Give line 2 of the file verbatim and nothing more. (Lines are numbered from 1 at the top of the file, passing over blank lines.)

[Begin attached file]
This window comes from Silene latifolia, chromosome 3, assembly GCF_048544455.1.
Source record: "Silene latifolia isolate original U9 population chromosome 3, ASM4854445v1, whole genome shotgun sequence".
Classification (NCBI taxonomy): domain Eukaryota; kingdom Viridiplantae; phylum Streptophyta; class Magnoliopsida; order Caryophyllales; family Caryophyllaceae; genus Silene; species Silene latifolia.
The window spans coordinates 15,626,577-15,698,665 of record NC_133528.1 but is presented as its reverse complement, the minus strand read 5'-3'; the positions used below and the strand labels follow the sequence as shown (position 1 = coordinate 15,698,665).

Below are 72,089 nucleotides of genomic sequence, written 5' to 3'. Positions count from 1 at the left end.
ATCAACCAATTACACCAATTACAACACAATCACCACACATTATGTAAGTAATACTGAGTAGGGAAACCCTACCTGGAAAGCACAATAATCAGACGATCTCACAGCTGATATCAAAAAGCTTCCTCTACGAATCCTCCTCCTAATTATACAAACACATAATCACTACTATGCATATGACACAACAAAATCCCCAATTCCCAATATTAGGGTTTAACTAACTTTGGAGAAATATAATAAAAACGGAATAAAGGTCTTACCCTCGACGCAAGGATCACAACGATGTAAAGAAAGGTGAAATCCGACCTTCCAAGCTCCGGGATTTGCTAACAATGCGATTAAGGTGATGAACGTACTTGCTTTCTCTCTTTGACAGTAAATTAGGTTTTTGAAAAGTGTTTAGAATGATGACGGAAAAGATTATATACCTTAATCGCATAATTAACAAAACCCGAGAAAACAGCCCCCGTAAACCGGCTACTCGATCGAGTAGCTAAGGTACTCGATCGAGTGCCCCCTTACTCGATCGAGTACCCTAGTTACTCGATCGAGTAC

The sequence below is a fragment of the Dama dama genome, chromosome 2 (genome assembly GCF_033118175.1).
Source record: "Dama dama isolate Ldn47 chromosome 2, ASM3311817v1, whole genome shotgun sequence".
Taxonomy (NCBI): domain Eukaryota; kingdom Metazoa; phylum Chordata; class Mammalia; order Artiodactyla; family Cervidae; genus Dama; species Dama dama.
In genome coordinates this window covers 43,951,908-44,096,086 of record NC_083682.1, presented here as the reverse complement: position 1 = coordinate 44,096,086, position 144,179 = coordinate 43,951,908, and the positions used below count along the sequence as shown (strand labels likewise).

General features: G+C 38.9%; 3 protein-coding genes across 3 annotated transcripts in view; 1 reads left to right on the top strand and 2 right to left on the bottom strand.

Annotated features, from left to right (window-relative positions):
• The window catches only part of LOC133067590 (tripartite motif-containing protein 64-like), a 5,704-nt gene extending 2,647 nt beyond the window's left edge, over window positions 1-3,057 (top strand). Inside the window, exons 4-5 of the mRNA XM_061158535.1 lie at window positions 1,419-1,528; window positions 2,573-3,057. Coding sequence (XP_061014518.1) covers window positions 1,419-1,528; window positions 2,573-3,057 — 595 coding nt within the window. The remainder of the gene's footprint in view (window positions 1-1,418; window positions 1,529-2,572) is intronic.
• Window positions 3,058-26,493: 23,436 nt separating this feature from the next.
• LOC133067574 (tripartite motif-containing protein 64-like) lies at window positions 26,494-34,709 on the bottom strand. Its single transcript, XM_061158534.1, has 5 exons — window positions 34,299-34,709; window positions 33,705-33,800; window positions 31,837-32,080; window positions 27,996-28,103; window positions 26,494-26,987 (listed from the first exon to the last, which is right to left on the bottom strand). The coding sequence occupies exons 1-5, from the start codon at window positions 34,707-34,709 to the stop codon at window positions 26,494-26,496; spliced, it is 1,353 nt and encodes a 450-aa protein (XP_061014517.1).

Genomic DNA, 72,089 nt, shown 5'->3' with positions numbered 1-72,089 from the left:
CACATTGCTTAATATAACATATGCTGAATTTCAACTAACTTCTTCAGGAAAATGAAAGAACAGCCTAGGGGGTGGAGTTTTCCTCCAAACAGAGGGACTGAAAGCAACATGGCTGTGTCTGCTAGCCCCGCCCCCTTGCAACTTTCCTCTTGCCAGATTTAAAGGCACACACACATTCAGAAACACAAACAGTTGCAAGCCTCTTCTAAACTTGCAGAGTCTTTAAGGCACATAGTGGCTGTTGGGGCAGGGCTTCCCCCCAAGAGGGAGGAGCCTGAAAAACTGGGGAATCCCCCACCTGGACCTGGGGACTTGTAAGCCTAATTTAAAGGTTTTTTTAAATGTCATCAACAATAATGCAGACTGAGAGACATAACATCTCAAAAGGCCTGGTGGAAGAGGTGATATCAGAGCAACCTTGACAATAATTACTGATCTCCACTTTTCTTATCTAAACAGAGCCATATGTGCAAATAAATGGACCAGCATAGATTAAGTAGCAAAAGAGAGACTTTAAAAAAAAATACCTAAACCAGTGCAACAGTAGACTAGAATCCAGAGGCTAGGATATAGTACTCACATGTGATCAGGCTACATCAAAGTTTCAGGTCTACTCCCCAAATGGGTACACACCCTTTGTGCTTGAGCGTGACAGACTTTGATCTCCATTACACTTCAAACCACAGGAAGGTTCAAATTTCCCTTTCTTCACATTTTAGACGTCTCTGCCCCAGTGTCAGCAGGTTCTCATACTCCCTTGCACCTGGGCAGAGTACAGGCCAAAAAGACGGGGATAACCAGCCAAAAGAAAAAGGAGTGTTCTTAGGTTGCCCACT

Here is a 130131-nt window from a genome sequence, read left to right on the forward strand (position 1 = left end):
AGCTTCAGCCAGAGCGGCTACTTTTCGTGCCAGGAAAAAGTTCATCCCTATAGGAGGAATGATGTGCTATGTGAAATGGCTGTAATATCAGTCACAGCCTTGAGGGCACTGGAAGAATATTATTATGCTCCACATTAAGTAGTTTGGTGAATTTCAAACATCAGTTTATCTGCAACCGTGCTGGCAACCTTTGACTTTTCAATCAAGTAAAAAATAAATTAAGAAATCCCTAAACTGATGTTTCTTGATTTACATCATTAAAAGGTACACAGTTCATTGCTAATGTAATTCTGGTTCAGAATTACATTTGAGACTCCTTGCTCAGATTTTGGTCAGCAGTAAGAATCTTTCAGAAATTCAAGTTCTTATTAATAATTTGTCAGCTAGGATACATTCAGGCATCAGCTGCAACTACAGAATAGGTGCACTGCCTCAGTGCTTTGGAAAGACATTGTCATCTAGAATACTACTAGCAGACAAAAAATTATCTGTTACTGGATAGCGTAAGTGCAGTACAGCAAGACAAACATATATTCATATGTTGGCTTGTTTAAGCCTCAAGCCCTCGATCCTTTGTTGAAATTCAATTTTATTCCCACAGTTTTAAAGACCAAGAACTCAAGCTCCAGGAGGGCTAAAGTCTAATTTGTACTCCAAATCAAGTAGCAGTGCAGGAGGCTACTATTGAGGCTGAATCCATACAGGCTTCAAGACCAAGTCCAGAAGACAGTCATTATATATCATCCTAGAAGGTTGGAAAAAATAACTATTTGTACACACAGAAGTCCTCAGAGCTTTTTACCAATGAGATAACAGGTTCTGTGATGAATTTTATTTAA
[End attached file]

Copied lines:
Source record: "Silene latifolia isolate original U9 population chromosome 3, ASM4854445v1, whole genome shotgun sequence".